Robert Bruce: We got a whole list of stuff. So right now we have 13 distinct shows live over at Rainmaker.FM, and that is not including, of course, the crowd favorite, the all shows feed. Yeah, we’ve got a number of things coming up here. I’m just going to list them out. We can talk about it, talk about the hosts a little bit, and then keep going.
In no particular order, we’ll start with Andrea Rennick is going to be doing a show called Humans of WordPress, and this will be interesting. A little bit different than anything that’s on Rainmaker.FM right now, but she’s going to be talking about WordPress, talking to big WordPress people, what’s going on in the WordPress universe, and as that relates to, of course, the DIY side of our business with StudioPress and all of that.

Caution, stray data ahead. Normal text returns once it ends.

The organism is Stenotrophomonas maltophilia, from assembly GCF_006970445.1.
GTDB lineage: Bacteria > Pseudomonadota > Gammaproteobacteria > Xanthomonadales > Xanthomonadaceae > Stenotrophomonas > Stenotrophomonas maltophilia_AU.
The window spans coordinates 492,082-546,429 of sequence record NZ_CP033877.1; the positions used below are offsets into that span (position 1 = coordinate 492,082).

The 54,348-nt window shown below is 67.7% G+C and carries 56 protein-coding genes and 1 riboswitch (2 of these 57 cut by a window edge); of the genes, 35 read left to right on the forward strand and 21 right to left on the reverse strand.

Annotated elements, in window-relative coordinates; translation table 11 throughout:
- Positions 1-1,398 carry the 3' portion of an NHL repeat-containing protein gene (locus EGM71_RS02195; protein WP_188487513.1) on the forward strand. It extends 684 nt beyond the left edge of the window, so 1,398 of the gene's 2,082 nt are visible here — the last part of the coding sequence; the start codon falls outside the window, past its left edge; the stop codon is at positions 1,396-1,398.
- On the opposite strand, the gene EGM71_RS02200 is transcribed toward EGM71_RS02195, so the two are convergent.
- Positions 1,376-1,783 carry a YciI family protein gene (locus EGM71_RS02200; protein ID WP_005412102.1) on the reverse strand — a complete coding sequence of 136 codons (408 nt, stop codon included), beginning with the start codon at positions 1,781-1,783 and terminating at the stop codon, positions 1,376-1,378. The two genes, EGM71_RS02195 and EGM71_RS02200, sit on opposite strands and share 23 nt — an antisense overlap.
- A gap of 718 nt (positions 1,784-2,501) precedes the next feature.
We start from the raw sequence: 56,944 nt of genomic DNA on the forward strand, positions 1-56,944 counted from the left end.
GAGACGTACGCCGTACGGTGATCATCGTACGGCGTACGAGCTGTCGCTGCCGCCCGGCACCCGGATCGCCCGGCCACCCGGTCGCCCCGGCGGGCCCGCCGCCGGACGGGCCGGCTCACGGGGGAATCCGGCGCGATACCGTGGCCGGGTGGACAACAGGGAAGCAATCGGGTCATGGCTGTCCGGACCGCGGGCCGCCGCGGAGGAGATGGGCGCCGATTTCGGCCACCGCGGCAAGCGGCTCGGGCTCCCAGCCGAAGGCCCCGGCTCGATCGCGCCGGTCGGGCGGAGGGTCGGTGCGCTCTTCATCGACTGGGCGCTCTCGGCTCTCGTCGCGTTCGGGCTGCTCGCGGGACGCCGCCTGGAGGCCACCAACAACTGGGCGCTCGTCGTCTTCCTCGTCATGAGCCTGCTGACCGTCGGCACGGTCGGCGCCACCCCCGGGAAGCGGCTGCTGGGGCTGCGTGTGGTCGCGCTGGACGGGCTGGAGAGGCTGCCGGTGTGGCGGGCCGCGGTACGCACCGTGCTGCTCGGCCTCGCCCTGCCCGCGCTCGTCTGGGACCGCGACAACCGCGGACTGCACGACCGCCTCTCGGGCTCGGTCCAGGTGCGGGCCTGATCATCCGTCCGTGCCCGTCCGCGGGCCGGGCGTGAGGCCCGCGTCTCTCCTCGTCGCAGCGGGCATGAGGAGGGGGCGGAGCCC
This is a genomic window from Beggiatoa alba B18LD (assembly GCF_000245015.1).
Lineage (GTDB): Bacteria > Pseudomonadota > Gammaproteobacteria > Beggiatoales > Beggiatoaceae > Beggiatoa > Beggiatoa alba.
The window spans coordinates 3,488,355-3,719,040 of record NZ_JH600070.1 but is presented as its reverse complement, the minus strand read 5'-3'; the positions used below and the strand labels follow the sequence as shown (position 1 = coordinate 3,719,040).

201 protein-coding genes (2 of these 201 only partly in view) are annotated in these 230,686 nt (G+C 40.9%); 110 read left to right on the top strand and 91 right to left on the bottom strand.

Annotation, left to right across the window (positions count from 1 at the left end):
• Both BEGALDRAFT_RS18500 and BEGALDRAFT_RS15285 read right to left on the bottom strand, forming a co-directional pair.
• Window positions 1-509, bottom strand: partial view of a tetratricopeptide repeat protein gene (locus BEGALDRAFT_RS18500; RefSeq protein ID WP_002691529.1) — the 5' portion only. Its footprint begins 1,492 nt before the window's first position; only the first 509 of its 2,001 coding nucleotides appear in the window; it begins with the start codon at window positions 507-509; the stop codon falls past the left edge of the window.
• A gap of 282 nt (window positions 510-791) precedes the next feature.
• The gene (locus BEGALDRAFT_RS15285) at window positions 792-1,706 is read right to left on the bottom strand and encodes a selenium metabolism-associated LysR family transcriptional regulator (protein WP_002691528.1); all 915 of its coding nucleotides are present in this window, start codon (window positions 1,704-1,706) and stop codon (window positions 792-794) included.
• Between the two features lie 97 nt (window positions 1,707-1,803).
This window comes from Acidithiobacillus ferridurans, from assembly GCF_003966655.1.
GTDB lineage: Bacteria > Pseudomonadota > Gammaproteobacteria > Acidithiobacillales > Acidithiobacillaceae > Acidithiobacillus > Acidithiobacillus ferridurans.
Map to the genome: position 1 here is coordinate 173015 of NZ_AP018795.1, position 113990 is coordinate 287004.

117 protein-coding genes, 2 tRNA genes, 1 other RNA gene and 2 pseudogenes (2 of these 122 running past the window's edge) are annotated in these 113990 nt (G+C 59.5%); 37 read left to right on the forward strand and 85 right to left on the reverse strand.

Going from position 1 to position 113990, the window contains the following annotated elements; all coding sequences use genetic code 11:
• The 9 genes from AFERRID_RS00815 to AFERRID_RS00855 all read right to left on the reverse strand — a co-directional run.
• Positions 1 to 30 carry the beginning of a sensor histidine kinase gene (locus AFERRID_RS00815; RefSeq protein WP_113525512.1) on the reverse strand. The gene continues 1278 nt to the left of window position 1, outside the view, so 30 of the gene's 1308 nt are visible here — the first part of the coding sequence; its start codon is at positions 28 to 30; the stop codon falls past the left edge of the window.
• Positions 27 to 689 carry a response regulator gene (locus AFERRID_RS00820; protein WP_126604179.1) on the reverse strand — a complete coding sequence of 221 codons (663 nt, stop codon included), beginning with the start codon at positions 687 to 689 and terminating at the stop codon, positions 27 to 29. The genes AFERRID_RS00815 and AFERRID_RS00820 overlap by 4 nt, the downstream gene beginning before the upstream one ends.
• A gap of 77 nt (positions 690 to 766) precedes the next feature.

So that’s coming up. All of these, actually, this whole list is going to be coming out within the next month, month and a half, but that’s Humans of WordPress with Andrea Rennick. Then Mr. Sean Jackson– I think you still call him Action Jackson.
Brian Clark: Action Jackson. Absolutely.
Robert Bruce: He’s doing a show called The Missing Link. This is something that we went back and forth on, and you hit upon this idea of Sean — true to his nature and his interests — really focusing on the LinkedIn experience and as it relates to digital marketing and talking to people within LinkedIn, talking about strategy, of course, and using it. We’ve often said this is one of the most powerful social networks in the world.
Brian Clark: It really is given that it’s the only one that’s primarily business focused. I keep looking at LinkedIn. I’m seeing more and more original content being published over there. I’m not sure how I feel about it, but the smart ones are always pointing back to home base.